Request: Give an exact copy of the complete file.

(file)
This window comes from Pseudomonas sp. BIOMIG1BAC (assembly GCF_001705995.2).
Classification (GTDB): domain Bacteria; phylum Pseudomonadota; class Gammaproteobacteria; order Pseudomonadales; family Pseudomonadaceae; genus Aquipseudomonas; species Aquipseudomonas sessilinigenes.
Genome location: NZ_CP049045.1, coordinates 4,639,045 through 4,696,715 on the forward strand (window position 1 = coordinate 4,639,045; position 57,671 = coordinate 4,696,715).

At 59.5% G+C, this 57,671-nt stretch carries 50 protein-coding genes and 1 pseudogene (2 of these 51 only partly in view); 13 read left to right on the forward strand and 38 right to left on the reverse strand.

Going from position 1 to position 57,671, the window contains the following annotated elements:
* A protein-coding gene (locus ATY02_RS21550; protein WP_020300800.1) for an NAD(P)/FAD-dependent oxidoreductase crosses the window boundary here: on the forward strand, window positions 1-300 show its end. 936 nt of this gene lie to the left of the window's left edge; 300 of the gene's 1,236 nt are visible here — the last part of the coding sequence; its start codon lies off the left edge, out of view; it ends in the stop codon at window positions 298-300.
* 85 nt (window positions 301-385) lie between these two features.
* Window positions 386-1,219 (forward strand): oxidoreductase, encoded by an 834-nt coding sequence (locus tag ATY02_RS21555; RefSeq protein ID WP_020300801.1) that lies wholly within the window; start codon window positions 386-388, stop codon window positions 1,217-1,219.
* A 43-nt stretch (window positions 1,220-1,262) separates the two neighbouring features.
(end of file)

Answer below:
This window comes from Pseudomonas sp. BIOMIG1BAC (assembly GCF_001705995.2).
Classification (GTDB): domain Bacteria; phylum Pseudomonadota; class Gammaproteobacteria; order Pseudomonadales; family Pseudomonadaceae; genus Aquipseudomonas; species Aquipseudomonas sessilinigenes.
Genome location: NZ_CP049045.1, coordinates 4,639,045 through 4,696,715 on the forward strand (window position 1 = coordinate 4,639,045; position 57,671 = coordinate 4,696,715).

At 59.5% G+C, this 57,671-nt stretch carries 50 protein-coding genes and 1 pseudogene (2 of these 51 only partly in view); 13 read left to right on the forward strand and 38 right to left on the reverse strand.

Going from position 1 to position 57,671, the window contains the following annotated elements:
* A protein-coding gene (locus ATY02_RS21550; protein WP_020300800.1) for an NAD(P)/FAD-dependent oxidoreductase crosses the window boundary here: on the forward strand, window positions 1-300 show its end. 936 nt of this gene lie to the left of the window's left edge; 300 of the gene's 1,236 nt are visible here — the last part of the coding sequence; its start codon lies off the left edge, out of view; it ends in the stop codon at window positions 298-300.
* 85 nt (window positions 301-385) lie between these two features.
* Window positions 386-1,219 (forward strand): oxidoreductase, encoded by an 834-nt coding sequence (locus tag ATY02_RS21555; RefSeq protein ID WP_020300801.1) that lies wholly within the window; start codon window positions 386-388, stop codon window positions 1,217-1,219.
* A 43-nt stretch (window positions 1,220-1,262) separates the two neighbouring features.